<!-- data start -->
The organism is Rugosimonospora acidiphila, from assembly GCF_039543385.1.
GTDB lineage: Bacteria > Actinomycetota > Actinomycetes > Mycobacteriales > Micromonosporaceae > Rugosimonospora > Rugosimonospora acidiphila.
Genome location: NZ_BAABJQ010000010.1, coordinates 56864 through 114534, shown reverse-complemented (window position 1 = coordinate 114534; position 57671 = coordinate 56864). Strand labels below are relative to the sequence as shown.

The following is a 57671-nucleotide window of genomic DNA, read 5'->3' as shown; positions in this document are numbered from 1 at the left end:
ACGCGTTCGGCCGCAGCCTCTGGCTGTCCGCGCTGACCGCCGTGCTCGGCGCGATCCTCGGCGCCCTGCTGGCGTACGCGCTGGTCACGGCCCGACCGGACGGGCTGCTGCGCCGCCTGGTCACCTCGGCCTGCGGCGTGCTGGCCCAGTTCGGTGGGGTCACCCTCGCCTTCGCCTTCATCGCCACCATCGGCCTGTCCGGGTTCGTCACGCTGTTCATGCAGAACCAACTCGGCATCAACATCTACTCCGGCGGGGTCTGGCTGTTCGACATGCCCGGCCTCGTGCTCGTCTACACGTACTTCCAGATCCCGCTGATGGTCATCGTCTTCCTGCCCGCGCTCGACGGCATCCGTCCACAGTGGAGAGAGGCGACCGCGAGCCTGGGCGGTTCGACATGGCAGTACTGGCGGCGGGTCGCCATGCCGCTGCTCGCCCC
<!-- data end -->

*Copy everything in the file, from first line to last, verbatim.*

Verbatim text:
The organism is Rugosimonospora acidiphila, from assembly GCF_039543385.1.
GTDB lineage: Bacteria > Actinomycetota > Actinomycetes > Mycobacteriales > Micromonosporaceae > Rugosimonospora > Rugosimonospora acidiphila.
Genome location: NZ_BAABJQ010000010.1, coordinates 56864 through 114534, shown reverse-complemented (window position 1 = coordinate 114534; position 57671 = coordinate 56864). Strand labels below are relative to the sequence as shown.

The following is a 57671-nucleotide window of genomic DNA, read 5'->3' as shown; positions in this document are numbered from 1 at the left end:
ACGCGTTCGGCCGCAGCCTCTGGCTGTCCGCGCTGACCGCCGTGCTCGGCGCGATCCTCGGCGCCCTGCTGGCGTACGCGCTGGTCACGGCCCGACCGGACGGGCTGCTGCGCCGCCTGGTCACCTCGGCCTGCGGCGTGCTGGCCCAGTTCGGTGGGGTCACCCTCGCCTTCGCCTTCATCGCCACCATCGGCCTGTCCGGGTTCGTCACGCTGTTCATGCAGAACCAACTCGGCATCAACATCTACTCCGGCGGGGTCTGGCTGTTCGACATGCCCGGCCTCGTGCTCGTCTACACGTACTTCCAGATCCCGCTGATGGTCATCGTCTTCCTGCCCGCGCTCGACGGCATCCGTCCACAGTGGAGAGAGGCGACCGCGAGCCTGGGCGGTTCGACATGGCAGTACTGGCGGCGGGTCGCCATGCCGCTGCTCGCCCC